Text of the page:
“Sixteen shops are closing every day as retailers restructure their businesses and more shopping moves online.”
This quote from a BBC news story earlier this year paints an apocalyptic future for high street retailers, and you can find much the same sentiment whichever news source you look at. The high street is under attack from all sides. Consumer spending has plummeted as prices have spiked and wage growth flatlined. Retailers have been beset by uncontrollable overheads, rocketing business rates and crippling debts. To compound matters, the advent of ecommerce has transformed shopping habits, leaving retailers scrambling to catch up.
You could be forgiven for thinking that the situation is terminal for the high street. But it’s altogether more nuanced than that. The picture is much rosier when you look outside of the UK, and if you dig into the numbers a bit, it becomes clear that consumers remain keen to shop in-store. In fact, 76% of purchase decisions are still made in shops.
It’s not some unstoppable inertia that’s pulling the high street down, but a failure to adapt the shopping experience to new consumer habits. Changing the experience could be the UK high street’s salvation.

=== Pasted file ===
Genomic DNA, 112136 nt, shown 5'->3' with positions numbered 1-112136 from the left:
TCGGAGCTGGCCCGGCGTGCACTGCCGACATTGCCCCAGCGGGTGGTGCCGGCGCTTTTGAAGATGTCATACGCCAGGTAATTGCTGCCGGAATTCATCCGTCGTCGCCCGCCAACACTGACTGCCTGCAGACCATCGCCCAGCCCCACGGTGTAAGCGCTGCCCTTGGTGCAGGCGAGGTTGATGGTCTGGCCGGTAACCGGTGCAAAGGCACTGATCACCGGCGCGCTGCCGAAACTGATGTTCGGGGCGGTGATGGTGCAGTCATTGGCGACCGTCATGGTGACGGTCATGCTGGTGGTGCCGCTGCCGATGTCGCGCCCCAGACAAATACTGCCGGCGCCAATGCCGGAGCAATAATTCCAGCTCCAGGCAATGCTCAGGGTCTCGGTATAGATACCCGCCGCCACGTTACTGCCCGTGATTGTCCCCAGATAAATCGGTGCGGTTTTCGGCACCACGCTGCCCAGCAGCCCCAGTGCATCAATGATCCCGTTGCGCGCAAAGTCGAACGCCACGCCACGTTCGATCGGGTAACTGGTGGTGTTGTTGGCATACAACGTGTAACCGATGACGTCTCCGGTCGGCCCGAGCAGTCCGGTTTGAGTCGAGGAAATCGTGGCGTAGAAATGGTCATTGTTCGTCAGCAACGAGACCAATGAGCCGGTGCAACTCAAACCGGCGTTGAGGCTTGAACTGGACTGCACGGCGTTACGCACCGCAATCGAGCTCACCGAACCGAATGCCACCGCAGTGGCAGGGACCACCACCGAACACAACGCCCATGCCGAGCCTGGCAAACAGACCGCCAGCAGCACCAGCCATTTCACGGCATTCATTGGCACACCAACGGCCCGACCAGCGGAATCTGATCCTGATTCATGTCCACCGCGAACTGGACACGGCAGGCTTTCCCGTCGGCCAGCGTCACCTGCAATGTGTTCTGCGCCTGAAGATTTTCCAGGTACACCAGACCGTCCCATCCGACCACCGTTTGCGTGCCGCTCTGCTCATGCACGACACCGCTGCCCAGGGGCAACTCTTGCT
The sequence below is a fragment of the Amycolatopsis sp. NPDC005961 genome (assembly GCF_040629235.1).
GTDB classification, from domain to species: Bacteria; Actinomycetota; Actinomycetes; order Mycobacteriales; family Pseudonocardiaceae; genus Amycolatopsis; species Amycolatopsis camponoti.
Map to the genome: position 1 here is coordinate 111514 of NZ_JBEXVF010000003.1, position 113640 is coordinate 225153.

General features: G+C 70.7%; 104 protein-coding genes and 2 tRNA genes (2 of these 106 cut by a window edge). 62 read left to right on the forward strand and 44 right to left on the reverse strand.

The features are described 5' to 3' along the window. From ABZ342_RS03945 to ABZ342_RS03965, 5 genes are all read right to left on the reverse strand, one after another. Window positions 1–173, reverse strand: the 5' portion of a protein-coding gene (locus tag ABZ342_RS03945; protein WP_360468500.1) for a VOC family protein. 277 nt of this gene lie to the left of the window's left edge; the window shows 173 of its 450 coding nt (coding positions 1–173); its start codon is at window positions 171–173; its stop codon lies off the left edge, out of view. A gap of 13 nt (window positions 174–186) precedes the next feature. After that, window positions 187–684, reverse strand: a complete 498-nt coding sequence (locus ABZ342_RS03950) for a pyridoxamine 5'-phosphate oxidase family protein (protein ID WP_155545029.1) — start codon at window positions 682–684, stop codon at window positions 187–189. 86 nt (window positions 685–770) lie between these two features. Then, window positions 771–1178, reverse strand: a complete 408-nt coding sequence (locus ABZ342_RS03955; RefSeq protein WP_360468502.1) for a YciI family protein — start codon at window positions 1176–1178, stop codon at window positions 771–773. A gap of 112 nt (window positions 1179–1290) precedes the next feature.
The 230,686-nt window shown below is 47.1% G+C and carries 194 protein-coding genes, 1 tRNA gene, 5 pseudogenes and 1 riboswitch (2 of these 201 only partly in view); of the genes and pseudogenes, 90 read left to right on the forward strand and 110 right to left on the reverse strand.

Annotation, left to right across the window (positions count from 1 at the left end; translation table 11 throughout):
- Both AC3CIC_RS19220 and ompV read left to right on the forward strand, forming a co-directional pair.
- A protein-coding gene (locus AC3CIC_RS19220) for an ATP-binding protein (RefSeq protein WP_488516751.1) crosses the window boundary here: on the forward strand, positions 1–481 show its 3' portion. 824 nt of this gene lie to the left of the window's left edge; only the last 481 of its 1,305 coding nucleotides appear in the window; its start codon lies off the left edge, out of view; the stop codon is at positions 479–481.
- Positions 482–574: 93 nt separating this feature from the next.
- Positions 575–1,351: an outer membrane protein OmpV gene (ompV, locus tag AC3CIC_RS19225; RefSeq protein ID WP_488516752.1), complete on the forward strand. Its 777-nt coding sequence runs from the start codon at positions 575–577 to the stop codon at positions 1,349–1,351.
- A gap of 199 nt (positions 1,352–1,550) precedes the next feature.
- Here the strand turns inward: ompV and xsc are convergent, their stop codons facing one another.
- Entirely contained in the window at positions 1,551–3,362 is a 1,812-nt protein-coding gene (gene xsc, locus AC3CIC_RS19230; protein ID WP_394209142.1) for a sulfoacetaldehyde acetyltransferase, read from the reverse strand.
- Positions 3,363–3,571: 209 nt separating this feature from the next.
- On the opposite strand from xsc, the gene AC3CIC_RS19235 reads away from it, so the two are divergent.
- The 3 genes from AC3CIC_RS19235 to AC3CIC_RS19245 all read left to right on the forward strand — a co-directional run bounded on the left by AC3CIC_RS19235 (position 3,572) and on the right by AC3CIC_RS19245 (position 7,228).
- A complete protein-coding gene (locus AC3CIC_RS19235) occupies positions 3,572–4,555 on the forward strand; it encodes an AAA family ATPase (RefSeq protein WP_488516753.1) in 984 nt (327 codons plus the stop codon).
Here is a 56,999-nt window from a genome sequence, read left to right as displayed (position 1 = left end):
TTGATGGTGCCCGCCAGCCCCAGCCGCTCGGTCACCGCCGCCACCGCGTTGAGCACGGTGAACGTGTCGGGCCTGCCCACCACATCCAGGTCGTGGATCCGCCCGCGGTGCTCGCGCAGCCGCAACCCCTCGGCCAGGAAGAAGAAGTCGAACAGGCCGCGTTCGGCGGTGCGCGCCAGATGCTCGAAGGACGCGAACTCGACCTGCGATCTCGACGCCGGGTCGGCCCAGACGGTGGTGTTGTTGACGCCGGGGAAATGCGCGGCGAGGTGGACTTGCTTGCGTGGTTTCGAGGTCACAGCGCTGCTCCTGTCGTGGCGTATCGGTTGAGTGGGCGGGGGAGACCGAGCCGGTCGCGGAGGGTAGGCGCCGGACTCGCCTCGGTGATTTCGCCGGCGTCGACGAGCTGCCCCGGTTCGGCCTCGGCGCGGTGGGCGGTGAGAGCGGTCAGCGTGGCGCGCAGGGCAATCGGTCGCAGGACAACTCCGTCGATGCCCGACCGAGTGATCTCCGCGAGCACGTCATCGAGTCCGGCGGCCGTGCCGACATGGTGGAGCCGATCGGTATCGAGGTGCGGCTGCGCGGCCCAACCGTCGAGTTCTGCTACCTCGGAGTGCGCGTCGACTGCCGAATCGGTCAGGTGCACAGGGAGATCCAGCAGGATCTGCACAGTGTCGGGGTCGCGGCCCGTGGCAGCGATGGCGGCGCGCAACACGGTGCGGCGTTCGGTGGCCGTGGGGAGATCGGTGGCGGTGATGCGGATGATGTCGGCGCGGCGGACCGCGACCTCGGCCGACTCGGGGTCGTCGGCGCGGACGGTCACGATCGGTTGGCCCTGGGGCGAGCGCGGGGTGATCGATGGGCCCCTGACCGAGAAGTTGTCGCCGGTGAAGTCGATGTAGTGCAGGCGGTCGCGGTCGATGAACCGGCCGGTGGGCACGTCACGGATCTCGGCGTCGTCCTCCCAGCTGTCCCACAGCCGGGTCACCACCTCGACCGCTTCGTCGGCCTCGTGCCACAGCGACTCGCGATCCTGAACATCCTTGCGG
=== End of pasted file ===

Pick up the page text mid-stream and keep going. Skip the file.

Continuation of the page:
The plight of the UK high street is not due to a lack of consumer interest, but a lack of relevant experiences. A huge majority (70%) of shoppers said that if a retailer doesn’t excite them, they’ll simply go elsewhere, while 86% of shoppers will pay more for a better experience. Indeed, the administrator of high street chain Toys R Us, Simon Thomas of Moorfields Advisory, conceded that the impersonal shopping experience of its large stores wasn’t what consumers wanted any more.
Commodity goods lend themselves to being bought online. Why go to a store that merely presents racks and racks of product if you get the same treatment in digital? Now, when consumers go to high street stores, they need to be presented with a differentiated experience. They need to be excited. They need to feel engaged. High street shops need to be destinations, not merely repositories for goods.
Providing a stellar retail experience encourages customers to return, boosting revenue and long-term profit. In other words, it’s a given that the in-store experience is crucial to driving the high street turnaround. However, the only way to drive meaningful change is to embrace a new way of thinking.
To grasp the opportunities presented by creating shopping experiences, the shopper must be at the heart of your retail campaign planning. Don’t start with the product you want to sell, but with what the customer gets out of bed for. Where do they like to spend their time, and why do they like spending their time there? If you weren’t selling anything at all, why would they want to come to the shop in the first place?
It’s thinking like this that forms the basis of truly shopper-centric retail. But thinking in such a way is hard to get your head around, particularly with decades of best practice pushing you in other directions.